Characters have three stress boxes, box 1, box 2 and box 3. You cross out one box for each incoming hit, but the number of the box crossed out must be the number of incoming shifts. So, if the attacker beats your defence by two, you can cross off box 2, but not box 1 or box 3. If you don’t have the box you need, you can cross off the next higher one instead; if box 2 were already used up in this example, you could cross off box 3 instead.
Alternatively, you can take a consequence; mild consequences can absorb two shifts, moderate ones 4, and severe ones 6. A consequence is a temporary tag like "Broken Leg" which your opponent can invoke against you. You can only cross off one stress box per attack, but you can take a consequence as well. You can only take one of each type of consequence, though.
If you’re unable or unwilling to deal with the incoming hit, you are Taken Out; you lose the fight and your opponent decides what happens.
If you don’t fancy any of those, you can give up before the attack dice are rolled; you still lose the fight, but you decide how and what happens. (You get a Fate point for doing this, by the way.)
Healing is straightforward; stress grows back at the end of each scene, mild consquences are healed when you next rest, moderate ones last until the end of the next session, and severe ones at the end of the scenario.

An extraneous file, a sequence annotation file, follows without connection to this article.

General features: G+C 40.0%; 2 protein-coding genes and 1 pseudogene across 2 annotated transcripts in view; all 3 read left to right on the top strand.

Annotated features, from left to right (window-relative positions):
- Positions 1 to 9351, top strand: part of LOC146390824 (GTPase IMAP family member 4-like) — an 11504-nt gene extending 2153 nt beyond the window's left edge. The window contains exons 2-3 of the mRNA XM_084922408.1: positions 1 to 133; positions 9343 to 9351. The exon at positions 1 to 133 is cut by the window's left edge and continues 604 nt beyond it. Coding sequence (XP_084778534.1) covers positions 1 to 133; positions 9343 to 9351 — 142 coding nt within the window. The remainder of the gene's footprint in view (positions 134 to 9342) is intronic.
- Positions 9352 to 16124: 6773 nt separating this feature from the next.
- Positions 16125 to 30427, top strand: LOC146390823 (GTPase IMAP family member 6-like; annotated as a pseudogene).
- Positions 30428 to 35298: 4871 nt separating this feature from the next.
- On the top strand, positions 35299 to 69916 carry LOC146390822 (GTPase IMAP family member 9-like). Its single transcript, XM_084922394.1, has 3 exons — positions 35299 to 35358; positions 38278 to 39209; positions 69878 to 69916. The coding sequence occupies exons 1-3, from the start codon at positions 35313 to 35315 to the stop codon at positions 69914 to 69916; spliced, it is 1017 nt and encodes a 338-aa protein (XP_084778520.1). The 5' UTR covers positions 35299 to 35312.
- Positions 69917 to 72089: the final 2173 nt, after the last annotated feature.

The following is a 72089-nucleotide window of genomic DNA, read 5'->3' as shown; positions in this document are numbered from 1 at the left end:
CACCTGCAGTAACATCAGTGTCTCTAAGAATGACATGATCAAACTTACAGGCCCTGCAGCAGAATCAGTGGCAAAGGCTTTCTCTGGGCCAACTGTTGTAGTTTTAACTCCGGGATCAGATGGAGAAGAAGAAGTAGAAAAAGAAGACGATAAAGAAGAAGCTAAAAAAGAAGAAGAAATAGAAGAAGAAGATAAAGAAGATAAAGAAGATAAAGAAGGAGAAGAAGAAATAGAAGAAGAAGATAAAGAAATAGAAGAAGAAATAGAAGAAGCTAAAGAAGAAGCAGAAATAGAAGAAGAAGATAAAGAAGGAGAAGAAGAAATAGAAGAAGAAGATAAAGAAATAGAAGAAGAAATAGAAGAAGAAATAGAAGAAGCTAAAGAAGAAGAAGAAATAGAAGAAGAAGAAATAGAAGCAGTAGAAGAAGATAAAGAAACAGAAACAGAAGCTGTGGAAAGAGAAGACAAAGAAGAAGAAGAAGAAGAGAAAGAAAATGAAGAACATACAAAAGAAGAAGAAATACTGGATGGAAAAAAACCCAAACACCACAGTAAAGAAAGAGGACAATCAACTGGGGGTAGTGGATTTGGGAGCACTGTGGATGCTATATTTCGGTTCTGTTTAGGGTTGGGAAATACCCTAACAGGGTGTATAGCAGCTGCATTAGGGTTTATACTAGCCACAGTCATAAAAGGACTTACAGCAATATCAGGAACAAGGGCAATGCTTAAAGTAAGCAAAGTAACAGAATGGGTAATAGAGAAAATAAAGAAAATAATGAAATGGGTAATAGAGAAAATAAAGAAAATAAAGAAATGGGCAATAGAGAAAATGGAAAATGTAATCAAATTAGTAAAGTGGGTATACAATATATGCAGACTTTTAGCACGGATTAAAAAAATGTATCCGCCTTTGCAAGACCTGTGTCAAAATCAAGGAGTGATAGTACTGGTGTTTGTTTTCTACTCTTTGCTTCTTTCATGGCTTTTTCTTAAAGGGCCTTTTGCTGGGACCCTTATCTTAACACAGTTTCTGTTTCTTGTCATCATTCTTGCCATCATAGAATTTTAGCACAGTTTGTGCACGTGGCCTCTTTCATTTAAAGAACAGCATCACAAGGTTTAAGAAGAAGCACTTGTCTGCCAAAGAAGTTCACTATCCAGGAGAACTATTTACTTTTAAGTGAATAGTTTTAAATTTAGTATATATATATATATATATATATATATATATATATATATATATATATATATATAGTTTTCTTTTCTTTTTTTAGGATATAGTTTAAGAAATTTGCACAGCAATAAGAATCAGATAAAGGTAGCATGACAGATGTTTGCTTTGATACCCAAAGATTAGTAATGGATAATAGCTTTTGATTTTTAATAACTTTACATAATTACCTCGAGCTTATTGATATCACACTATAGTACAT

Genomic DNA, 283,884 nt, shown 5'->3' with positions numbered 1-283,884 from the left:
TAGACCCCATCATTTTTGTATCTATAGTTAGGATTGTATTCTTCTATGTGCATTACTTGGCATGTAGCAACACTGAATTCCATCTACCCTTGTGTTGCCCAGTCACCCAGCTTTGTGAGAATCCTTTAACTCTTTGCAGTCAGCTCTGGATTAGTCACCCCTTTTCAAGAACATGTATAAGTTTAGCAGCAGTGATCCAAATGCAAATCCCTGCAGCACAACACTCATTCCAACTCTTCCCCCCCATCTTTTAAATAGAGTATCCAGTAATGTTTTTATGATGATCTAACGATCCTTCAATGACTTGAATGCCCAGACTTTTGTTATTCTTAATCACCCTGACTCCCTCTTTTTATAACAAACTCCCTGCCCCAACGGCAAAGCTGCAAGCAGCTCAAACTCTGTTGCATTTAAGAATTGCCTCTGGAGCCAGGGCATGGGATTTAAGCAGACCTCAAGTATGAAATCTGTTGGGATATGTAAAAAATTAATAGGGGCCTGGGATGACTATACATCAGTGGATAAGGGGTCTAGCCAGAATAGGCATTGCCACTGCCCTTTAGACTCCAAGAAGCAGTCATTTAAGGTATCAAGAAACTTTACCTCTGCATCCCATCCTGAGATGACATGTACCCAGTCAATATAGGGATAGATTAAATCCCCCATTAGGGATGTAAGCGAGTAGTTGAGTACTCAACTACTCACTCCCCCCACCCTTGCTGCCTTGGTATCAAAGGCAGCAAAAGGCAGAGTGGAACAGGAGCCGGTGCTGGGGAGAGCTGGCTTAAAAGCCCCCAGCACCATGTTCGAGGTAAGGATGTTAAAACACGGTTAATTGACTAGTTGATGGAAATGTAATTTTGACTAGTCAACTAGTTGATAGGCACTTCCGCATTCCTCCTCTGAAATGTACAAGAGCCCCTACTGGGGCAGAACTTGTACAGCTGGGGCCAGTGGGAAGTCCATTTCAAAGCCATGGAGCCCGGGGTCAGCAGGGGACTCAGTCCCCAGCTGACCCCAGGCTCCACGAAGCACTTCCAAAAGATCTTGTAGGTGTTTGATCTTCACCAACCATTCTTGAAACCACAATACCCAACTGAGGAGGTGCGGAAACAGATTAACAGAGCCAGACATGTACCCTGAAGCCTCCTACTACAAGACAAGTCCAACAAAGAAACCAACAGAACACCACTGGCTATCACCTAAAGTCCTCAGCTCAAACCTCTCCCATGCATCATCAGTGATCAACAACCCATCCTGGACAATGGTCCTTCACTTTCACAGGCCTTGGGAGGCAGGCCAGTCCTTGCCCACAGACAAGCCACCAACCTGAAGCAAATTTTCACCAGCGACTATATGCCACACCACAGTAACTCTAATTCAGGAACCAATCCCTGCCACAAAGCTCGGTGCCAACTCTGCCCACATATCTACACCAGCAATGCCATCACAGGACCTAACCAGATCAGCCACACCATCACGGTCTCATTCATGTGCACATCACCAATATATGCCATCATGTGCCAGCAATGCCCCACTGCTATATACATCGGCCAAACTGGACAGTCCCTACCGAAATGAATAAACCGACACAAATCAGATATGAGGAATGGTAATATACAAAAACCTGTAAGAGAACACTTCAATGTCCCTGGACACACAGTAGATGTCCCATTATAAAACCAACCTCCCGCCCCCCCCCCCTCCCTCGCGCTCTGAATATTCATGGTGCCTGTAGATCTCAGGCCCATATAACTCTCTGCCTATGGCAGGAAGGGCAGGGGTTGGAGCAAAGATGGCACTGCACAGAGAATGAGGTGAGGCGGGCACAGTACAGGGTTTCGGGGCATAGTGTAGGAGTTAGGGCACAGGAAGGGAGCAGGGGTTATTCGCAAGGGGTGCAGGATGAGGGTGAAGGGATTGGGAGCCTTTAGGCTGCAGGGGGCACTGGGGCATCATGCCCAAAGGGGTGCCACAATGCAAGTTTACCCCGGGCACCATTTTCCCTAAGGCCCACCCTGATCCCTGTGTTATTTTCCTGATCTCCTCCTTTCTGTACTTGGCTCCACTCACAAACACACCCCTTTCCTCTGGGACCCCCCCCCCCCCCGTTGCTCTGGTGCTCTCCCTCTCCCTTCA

Aspects and Fate Points (6 pages): These are the heart of Fate. Everything can have aspects; a character, a place, an item, a situation. Your character’s aspects are generally permanent, although you can change them during character advancement, and consequences are temporary aspects which disappear as you lick your wounds. Aspects of situations last as long as the relevant part of the situation does, and can be created or discovered by creating an advantage with an action.
You invoke an aspect by persuading the GM that you can; usually this costs you a Fate point, and allows you to add +2 to your roll (or a friend’s), reroll the dice, or add +2 to your opponent’s difficulty level – which I would understand more readily if it were expressed as deducting 2 from his dice roll.
Aspects can also be compelled; while invoking an aspect helps you and costs a Fate point, compelling it hinders you and gives you a Fate point; you can decline the compel, but that costs you a Fate point. (Note that when you’re out of Fate points, you can’t refuse a compel, and you can’t invoke any aspects.)